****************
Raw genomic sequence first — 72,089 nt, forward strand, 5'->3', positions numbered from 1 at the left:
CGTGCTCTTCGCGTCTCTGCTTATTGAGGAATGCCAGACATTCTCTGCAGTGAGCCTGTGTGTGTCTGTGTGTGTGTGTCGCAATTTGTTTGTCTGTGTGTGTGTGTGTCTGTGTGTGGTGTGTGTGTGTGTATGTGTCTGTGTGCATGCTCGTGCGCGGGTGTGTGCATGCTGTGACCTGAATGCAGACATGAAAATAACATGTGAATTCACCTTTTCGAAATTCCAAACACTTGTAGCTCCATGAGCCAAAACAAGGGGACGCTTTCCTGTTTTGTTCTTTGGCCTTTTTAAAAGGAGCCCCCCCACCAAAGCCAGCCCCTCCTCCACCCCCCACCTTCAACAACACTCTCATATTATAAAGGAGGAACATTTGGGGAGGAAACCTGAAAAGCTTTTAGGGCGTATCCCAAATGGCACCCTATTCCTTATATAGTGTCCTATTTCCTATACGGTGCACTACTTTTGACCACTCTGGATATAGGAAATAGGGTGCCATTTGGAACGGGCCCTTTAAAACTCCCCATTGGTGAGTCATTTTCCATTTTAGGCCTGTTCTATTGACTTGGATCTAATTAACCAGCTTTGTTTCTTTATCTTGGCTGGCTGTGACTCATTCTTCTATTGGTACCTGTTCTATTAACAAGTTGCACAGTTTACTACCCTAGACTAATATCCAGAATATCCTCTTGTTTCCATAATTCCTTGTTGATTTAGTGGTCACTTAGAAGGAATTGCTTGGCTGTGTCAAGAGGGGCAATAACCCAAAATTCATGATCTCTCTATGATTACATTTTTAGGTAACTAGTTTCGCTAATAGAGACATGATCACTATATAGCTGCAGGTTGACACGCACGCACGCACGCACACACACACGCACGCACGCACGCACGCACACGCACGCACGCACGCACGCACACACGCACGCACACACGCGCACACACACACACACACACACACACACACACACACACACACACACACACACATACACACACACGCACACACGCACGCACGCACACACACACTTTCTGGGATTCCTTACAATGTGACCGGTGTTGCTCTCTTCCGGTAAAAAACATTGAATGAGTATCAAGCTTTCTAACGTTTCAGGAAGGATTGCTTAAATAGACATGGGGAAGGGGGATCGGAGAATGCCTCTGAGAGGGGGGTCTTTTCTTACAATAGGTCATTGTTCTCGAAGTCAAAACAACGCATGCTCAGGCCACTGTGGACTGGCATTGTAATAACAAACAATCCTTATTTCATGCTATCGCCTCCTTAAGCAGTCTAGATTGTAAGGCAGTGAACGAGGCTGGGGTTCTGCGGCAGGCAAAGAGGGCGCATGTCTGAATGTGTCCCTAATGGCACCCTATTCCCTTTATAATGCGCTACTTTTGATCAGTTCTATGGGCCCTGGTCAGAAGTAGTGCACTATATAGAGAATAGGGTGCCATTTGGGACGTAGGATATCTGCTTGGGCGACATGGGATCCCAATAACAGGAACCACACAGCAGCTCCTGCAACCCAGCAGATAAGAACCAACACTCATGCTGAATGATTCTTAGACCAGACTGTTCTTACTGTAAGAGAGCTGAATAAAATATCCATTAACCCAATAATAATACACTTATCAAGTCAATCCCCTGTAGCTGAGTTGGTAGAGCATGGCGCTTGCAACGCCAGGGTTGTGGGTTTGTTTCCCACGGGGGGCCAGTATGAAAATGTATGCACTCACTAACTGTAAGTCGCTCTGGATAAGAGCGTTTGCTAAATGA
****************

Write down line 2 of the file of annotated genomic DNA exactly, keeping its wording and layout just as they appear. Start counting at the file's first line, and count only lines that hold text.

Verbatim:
CGTGCTCTTCGCGTCTCTGCTTATTGAGGAATGCCAGACATTCTCTGCAGTGAGCCTGTGTGTGTCTGTGTGTGTGTGTCGCAATTTGTTTGTCTGTGTGTGTGTGTGTCTGTGTGTGGTGTGTGTGTGTGTATGTGTCTGTGTGCATGCTCGTGCGCGGGTGTGTGCATGCTGTGACCTGAATGCAGACATGAAAATAACATGTGAATTCACCTTTTCGAAATTCCAAACACTTGTAGCTCCATGAGCCAAAACAAGGGGACGCTTTCCTGTTTTGTTCTTTGGCCTTTTTAAAAGGAGCCCCCCCACCAAAGCCAGCCCCTCCTCCACCCCCCACCTTCAACAACACTCTCATATTATAAAGGAGGAACATTTGGGGAGGAAACCTGAAAAGCTTTTAGGGCGTATCCCAAATGGCACCCTATTCCTTATATAGTGTCCTATTTCCTATACGGTGCACTACTTTTGACCACTCTGGATATAGGAAATAGGGTGCCATTTGGAACGGGCCCTTTAAAACTCCCCATTGGTGAGTCATTTTCCATTTTAGGCCTGTTCTATTGACTTGGATCTAATTAACCAGCTTTGTTTCTTTATCTTGGCTGGCTGTGACTCATTCTTCTATTGGTACCTGTTCTATTAACAAGTTGCACAGTTTACTACCCTAGACTAATATCCAGAATATCCTCTTGTTTCCATAATTCCTTGTTGATTTAGTGGTCACTTAGAAGGAATTGCTTGGCTGTGTCAAGAGGGGCAATAACCCAAAATTCATGATCTCTCTATGATTACATTTTTAGGTAACTAGTTTCGCTAATAGAGACATGATCACTATATAGCTGCAGGTTGACACGCACGCACGCACGCACACACACACGCACGCACGCACGCACGCACACGCACGCACGCACGCACGCACACACGCACGCACACACGCGCACACACACACACACACACACACACACACACACACACACACACACACACACATACACACACACGCACACACGCACGCACGCACACACACACTTTCTGGGATTCCTTACAATGTGACCGGTGTTGCTCTCTTCCGGTAAAAAACATTGAATGAGTATCAAGCTTTCTAACGTTTCAGGAAGGATTGCTTAAATAGACATGGGGAAGGGGGATCGGAGAATGCCTCTGAGAGGGGGGTCTTTTCTTACAATAGGTCATTGTTCTCGAAGTCAAAACAACGCATGCTCAGGCCACTGTGGACTGGCATTGTAATAACAAACAATCCTTATTTCATGCTATCGCCTCCTTAAGCAGTCTAGATTGTAAGGCAGTGAACGAGGCTGGGGTTCTGCGGCAGGCAAAGAGGGCGCATGTCTGAATGTGTCCCTAATGGCACCCTATTCCCTTTATAATGCGCTACTTTTGATCAGTTCTATGGGCCCTGGTCAGAAGTAGTGCACTATATAGAGAATAGGGTGCCATTTGGGACGTAGGATATCTGCTTGGGCGACATGGGATCCCAATAACAGGAACCACACAGCAGCTCCTGCAACCCAGCAGATAAGAACCAACACTCATGCTGAATGATTCTTAGACCAGACTGTTCTTACTGTAAGAGAGCTGAATAAAATATCCATTAACCCAATAATAATACACTTATCAAGTCAATCCCCTGTAGCTGAGTTGGTAGAGCATGGCGCTTGCAACGCCAGGGTTGTGGGTTTGTTTCCCACGGGGGGCCAGTATGAAAATGTATGCACTCACTAACTGTAAGTCGCTCTGGATAAGAGCGTTTGCTAAATGA